Rather, Castle Rock is a new tale set in King’s established world and features numerous subtle and overt connections and allusions to previous King works. These include Sheriff Alan Pangborn (Scott Glenn), Diane “Jackie” Torrance (Jane Levy), niece of The Shining’s axe-wielding Jack Torrance, references to a certain rabid dog, events from The Body (which became Stand by Me), the Juniper Hill Psychiatric Hospital, and a certain prison no one wants to visit called Shawshank.
The opening episode, “Severance,” does a nice job laying the groundwork for what to expect from the series along with introducing us to several principal characters, including death row lawyer Henry Deaver (Andre Holland), who has his own troubled past connections with Castle Rock. He returns to the town after mysterious prisoner The Kid (Bill Skarsgard), who has apparently been kept locked in solitary confinement in a hidden section of Shawshank for years, utters Deaver’s name and nothing else. And there’s recently retired Shawshank warden Dale Lacy (Terry O’Quinn), who had been keeping The
Kid locked away for reasons known only to himself.
The series is slow in parts, but definitely picks up for the final episodes, with Episode 7, “The Queen,” being especially good and featuring a fantastic performance by Sissy Spacek as Ruth Deaver that really deserved some kind of award nomination. Another standout was the gore-filled eighth episode, “Past Perfect,” that actually had my wife scream out.
There are some nice King-esque jump
scares along the way, along with tons of general creepiness as we slowly move towards solving the mystery of who is The Kid and how did he get here, along with the overall question of, “Why is Castle Rock so rotten?”
The video is mainly a palette of muted browns, greys, and cool blues, but images are clean and detailed. Even better is the 5.1-channel DTS-HD audio mix, which does a wonderful job of keeping dialogue understandable while still delivering a lot of sonic atmospherics that certainly add to the experience when watched on a surround system.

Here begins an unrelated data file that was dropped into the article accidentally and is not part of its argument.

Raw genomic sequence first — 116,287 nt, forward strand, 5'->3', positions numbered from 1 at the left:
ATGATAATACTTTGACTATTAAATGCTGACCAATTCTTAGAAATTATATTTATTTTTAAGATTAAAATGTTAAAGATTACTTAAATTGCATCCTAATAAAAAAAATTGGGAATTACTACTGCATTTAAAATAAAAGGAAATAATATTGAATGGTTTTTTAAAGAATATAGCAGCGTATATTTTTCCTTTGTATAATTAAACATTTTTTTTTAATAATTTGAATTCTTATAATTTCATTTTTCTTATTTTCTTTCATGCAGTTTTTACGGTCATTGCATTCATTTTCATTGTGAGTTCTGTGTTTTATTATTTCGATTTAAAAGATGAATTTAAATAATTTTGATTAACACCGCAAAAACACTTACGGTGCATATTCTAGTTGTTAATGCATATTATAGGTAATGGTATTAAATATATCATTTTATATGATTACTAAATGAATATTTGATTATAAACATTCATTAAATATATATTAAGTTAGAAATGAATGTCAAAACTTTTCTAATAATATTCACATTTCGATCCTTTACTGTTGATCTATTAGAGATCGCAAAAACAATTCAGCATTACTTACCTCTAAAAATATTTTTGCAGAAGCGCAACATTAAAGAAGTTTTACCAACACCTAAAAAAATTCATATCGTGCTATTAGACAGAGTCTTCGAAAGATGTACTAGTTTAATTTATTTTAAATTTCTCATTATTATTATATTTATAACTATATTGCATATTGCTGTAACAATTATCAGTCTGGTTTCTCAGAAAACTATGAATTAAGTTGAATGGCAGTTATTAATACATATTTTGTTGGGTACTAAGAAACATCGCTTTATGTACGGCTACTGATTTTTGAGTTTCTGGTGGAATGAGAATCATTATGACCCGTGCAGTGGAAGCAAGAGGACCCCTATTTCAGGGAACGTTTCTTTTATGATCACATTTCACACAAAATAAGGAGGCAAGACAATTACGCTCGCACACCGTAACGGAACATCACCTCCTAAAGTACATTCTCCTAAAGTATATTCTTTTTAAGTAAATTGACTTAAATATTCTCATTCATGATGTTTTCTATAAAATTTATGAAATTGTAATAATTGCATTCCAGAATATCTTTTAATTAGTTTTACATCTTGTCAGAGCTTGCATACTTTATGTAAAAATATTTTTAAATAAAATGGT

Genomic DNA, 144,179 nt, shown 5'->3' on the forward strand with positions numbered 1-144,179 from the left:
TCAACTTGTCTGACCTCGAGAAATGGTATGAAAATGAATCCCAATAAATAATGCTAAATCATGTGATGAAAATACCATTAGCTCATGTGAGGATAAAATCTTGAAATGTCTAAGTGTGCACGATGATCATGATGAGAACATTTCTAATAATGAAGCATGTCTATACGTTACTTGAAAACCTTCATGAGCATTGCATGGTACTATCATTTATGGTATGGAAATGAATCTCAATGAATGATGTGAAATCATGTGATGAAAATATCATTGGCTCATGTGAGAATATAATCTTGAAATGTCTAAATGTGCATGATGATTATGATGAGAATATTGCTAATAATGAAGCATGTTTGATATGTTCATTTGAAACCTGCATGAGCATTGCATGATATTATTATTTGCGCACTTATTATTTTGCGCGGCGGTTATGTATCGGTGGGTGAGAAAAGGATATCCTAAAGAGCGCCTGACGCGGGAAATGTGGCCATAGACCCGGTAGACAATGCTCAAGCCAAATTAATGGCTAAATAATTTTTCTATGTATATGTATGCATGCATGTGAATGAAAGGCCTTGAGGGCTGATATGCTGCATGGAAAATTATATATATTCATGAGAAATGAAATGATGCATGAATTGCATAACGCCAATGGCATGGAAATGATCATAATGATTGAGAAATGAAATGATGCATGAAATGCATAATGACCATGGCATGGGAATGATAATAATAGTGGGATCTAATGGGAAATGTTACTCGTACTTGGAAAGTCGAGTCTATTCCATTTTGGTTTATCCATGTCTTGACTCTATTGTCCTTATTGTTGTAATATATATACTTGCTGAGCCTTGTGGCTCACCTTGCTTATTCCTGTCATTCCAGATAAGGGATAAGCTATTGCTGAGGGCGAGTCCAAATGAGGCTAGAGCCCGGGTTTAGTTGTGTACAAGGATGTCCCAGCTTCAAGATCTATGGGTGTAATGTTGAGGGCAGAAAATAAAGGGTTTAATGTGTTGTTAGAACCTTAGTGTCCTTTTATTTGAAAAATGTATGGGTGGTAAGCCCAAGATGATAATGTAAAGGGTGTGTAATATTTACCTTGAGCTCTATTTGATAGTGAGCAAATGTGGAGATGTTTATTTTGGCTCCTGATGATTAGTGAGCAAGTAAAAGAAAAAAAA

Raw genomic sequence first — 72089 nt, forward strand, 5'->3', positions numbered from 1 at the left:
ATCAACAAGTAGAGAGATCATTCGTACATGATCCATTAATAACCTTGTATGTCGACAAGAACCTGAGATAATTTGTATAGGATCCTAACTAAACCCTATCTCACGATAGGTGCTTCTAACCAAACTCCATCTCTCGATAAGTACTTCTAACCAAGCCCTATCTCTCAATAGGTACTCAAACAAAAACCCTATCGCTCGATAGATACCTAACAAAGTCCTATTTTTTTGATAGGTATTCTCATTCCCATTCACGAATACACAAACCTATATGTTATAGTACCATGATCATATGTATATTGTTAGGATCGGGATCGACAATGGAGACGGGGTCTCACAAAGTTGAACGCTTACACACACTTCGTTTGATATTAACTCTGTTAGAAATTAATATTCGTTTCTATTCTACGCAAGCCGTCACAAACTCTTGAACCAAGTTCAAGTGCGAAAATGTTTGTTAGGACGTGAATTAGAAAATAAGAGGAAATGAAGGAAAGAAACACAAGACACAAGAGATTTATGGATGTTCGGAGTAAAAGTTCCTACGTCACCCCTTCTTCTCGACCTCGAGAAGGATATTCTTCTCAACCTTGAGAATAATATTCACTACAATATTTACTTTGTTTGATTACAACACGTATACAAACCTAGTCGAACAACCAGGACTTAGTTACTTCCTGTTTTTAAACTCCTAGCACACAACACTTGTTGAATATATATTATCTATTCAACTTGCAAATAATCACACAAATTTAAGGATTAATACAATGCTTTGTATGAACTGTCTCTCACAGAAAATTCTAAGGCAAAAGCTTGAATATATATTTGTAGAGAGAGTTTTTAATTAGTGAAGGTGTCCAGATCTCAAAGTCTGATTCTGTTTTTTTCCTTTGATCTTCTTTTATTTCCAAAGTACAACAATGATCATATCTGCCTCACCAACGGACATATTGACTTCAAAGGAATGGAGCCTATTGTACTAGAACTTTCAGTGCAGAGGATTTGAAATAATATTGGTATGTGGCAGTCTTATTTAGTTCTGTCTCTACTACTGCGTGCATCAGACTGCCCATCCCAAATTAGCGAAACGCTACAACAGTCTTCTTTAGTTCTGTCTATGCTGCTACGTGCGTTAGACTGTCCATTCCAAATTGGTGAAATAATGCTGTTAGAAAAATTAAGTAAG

I appreciated the brief “Inside the Episode” rundowns for each episode by the series creators/writers, which offered some explanations and pointed out some of the Easter eggs. The download also includes two new features: “Castle Rock: Blood on the Page” and “Clockwork of Horror.”
Be sure to watch a couple of minutes into the credits after the final episode, “Romans,” as you get a nice glimpse into what might be in store for the second season that Hulu has already committed to.
* I’m sure some of you noticed that I didn’t include Stanley Kubrick’s The Shining in this list of fantastic King adaptations. Well, the truth is, while The Shining is indeed a great movie, it veers way away from the original source material, almost to the point of being a completely different work.
Probably the most experienced writer on custom installation in the industry, John Sciacca is
co-owner of Custom Theater & Audio in Murrells Inlet, South Carolina, & is known for his writing
for such publications as Residential Systems and Sound & Vision. Follow him on Twitter at
@SciaccaTweets and at johnsciacca.com.